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Parasite. 2019;26:14. doi: 10.1051/parasite/2019015. Epub 2019 Mar 6.

Morphological and molecular description of Rhadinorhynchus laterospinosus Amin, Heckmann & Ha, 2011 (Acanthocephala, Rhadinorhynchidae) from marine fish off the Pacific coast of Vietnam.

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Institute of Parasitic Diseases, 11445 E. Via Linda 2-419, Scottsdale, AZ 85259, USA.
Department of Biology, Brigham Young University, 1114 MLBM, Provo, UT 84602, USA.
Department of Animal Biology, Vegetal Biology and Ecology, Universitat Autònoma de Barcelona, Cerdanyola, 08193 Barcelona, Spain.
Department of Parasitology, Institute of Ecology and Biological Resources (IEBR), Vietnam Academy of Science and Technology, 18 Hoang Quoc Viet, Cau Giay, Hanoi, Vietnam.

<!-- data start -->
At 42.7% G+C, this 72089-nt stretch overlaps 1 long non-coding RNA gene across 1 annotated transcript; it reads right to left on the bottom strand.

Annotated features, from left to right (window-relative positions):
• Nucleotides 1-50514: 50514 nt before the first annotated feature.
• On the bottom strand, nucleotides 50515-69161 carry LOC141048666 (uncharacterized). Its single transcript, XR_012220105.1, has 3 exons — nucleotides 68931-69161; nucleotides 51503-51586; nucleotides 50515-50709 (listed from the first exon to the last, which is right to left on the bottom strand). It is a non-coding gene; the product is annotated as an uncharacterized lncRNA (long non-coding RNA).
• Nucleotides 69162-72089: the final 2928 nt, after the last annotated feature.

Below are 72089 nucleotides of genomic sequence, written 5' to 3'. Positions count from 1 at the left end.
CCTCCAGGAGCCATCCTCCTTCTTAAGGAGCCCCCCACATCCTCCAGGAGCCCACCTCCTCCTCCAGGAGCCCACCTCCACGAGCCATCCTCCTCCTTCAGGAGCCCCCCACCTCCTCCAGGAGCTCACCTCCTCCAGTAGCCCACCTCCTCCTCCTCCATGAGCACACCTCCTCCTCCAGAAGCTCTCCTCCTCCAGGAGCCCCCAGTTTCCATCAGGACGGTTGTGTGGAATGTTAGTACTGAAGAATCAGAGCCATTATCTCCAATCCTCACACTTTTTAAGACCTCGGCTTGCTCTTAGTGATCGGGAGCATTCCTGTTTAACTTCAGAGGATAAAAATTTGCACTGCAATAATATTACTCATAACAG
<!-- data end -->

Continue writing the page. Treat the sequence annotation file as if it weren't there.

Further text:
Rhadinorhynchus laterospinosus Amin, Heckmann & Ha, 2011 (Rhadinorhynchidae) was described from a single female collected from a trigger fish, Balistes sp. (Balistidae) from the northern Pacific coast of Vietnam in Halong Bay, Gulf of Tonkin. More recent collections of fishes in 2016 and 2017 revealed wider host and geographical distributions. We report this Acanthocephala from nine species of fish representing six families (including the original record from Balistes sp.) along the whole Pacific coast of Vietnam. The fish species are Alectis ciliaris (Carangidae), Auxis rochei (Scombridae), Auxis thazard (Scombridae), Leiognathus equulus (Leiognathidae), Lutjanus bitaeniatus (Lutjanidae), Megalaspis cordyla (Carangidae), Nuchequula flavaxilla (Leiognathidae), and Tylosurus sp. (Belonidae). We provide a complete description of males and females of R. laterospinosus, discuss its hook metal microanalysis using EDAX, and its micropores. Specimens of this species characteristically have lateral trunk spines bridging the anterior ring of spines with posterior field of ventral spines and a proboscis with 15-19 longitudinal alternating rows of 21-26 hooks each varying with host species. We demonstrate the effect of host species on the distribution and size of the trunk, proboscis, proboscis hooks, trunk spines, and reproductive structures. The molecular profile of this acanthocephalan, based on 18S rDNA and cox1 genes, groups with other Rhadinorhynchus species and further seems to confirm the paraphyly of the genus, which is discussed.

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